Posted By Randy Jones on March 30, 2009
Yes, we should hate the Ponzi-scheming, bonus-bingeing, financial-engineering, value-destroying, tax-evading rich. The Madoffs, Stanfords, Kosloskis, Ebberses and Skillings of the world, who created their wealth and all-too-lavish lifestyles by perpetrating fraud and stealing from others rightfully should be detested. We should hate the Wall Street bonus-grabbers, and we should question the shadowy world of huge hedge funds and private equity wealth. But we should not tar all the rich with the same brush.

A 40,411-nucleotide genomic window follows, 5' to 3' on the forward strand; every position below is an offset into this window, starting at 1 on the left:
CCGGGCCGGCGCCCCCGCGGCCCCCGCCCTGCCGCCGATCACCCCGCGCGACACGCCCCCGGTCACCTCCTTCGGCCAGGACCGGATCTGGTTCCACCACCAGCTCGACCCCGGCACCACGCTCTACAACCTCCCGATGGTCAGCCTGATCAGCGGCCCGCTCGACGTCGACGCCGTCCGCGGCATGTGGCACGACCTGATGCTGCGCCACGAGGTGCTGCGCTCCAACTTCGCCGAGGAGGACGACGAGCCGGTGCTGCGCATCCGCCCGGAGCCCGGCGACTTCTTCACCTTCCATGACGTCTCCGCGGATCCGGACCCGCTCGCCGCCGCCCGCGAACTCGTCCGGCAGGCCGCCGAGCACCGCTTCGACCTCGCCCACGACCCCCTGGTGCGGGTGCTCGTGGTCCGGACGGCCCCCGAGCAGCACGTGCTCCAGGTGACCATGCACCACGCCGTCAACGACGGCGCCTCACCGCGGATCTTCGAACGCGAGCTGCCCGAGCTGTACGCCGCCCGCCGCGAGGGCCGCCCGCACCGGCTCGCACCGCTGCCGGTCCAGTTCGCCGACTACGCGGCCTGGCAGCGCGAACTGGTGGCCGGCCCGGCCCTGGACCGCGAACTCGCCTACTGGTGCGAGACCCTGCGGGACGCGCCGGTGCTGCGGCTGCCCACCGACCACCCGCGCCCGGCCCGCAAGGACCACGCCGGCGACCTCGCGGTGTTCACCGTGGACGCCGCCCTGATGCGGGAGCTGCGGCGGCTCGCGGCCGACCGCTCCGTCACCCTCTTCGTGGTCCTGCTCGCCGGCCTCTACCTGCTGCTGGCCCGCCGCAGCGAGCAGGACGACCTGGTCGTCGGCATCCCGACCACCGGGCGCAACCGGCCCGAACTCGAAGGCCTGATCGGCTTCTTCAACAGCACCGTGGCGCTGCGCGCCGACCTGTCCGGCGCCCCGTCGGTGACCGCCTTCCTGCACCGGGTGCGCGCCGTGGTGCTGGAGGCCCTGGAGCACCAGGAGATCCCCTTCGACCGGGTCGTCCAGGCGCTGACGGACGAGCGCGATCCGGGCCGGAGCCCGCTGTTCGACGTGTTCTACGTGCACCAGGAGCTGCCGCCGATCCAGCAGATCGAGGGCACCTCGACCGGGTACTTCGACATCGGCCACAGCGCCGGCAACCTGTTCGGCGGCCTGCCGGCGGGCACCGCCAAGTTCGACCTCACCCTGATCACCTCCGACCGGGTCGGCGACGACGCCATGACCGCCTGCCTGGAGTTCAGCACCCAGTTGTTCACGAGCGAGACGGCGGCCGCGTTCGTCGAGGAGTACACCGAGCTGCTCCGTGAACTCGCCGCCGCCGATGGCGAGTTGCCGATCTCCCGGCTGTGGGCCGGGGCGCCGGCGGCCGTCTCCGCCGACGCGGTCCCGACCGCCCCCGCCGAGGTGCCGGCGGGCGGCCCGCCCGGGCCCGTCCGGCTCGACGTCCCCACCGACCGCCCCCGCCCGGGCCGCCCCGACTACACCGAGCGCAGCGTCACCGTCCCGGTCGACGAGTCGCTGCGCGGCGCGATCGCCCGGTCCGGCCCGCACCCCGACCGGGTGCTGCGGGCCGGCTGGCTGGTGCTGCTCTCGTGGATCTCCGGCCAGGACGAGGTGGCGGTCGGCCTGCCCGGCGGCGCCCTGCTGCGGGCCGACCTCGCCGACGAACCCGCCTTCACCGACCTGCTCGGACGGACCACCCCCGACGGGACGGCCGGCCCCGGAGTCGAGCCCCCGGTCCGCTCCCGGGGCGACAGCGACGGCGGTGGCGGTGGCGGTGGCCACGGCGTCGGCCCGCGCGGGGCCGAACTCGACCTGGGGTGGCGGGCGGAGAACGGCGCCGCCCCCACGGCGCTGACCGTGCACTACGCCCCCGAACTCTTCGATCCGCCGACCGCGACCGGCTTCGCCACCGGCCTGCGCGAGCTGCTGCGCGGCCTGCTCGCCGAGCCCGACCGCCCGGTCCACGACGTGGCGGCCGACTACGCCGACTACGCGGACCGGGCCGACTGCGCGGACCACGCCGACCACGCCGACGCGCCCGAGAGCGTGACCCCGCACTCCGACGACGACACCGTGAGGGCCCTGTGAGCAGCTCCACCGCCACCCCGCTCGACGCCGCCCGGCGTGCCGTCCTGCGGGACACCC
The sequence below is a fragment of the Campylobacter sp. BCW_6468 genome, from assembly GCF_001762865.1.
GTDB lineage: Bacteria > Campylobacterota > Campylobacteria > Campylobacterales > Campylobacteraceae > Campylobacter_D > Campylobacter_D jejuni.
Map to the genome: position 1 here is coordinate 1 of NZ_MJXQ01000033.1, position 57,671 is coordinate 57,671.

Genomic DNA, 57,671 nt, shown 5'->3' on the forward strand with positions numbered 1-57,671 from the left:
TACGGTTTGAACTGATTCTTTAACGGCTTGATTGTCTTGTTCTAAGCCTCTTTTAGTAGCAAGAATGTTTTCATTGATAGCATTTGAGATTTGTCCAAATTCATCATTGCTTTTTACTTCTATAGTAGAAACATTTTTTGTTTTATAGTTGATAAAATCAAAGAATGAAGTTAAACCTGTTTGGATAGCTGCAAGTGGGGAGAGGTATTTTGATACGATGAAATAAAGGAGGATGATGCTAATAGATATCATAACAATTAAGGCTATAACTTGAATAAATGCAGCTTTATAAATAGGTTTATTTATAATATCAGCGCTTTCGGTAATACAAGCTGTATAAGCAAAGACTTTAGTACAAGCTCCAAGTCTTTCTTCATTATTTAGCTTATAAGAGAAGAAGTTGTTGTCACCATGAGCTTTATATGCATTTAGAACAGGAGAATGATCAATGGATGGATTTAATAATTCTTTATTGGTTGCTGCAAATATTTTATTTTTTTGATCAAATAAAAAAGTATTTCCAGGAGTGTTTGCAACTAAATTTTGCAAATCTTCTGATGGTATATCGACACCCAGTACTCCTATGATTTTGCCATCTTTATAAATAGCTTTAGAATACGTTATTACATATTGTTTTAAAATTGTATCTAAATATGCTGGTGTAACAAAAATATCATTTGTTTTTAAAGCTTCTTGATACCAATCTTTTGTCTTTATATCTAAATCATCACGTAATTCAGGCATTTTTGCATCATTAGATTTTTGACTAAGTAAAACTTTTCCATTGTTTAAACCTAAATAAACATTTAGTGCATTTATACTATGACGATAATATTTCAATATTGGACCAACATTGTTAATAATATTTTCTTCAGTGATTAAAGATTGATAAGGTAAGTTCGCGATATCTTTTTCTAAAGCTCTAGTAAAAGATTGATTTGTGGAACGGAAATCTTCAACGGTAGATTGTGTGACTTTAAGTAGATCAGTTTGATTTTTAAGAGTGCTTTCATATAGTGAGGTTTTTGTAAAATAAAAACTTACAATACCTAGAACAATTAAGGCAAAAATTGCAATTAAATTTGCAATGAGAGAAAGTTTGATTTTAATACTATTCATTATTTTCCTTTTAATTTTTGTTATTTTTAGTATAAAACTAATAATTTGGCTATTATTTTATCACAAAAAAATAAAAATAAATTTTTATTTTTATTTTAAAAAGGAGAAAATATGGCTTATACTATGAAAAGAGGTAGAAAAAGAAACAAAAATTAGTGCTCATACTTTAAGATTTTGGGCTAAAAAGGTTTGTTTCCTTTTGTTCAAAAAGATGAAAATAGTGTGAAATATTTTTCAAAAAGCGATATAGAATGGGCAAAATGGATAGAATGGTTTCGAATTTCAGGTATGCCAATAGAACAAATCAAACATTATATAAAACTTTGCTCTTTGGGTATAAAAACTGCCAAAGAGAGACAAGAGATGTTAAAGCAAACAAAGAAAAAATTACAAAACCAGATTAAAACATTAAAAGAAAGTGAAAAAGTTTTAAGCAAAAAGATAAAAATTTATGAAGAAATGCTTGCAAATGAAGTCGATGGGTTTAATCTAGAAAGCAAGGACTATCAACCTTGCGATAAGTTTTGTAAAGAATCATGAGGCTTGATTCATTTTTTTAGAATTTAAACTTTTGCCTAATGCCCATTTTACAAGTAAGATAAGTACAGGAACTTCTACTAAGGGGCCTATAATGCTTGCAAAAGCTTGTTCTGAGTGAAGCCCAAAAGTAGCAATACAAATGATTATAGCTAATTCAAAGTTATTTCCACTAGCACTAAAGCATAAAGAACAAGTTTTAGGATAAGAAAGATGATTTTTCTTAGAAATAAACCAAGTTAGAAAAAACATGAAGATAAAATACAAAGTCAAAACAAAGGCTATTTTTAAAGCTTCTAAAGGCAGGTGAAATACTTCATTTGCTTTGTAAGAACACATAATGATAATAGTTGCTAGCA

Far from the trimmed hedges of Beverly Hills, Palm Beach, and the Hamptons, and even farther from the canyons of Wall Street, live America’s greatest natural resource—the rooted rich, the small- and medium-size business owners who create jobs and change the landscape of their communities for the better. Yes, many of these have also gotten rich in the process, but isn’t that what America stands for? We should not hate those hard-working, value-creating, and job-creating Americans who prove that the American Dream is alive. Those spirited individuals who created their success the old fashioned way: by earning it and consequently making the landscape of their towns richer for their efforts. We should not only celebrate the rooted rich; we should learn from them. One of the greatest lessons from the great American success stories that I interviewed for my book is that these self-made men and women moor themselves to morals. See RMIT Commandment No. 9 in The Richest Man in Town. Bernard Madoff, Alan Stanford, Jeff Skilling, Bernie Ebbers, and Dennis Kosloski form a growing fraternity of moral failures that perhaps we shouldn’t hate (after all, that wouldn’t be very charitable, would it?), but we should never forget their misdeeds, and we should make certain that we never let folks like them take advantage of us again. Remember, just like Mama said, we are judged by the company we keep.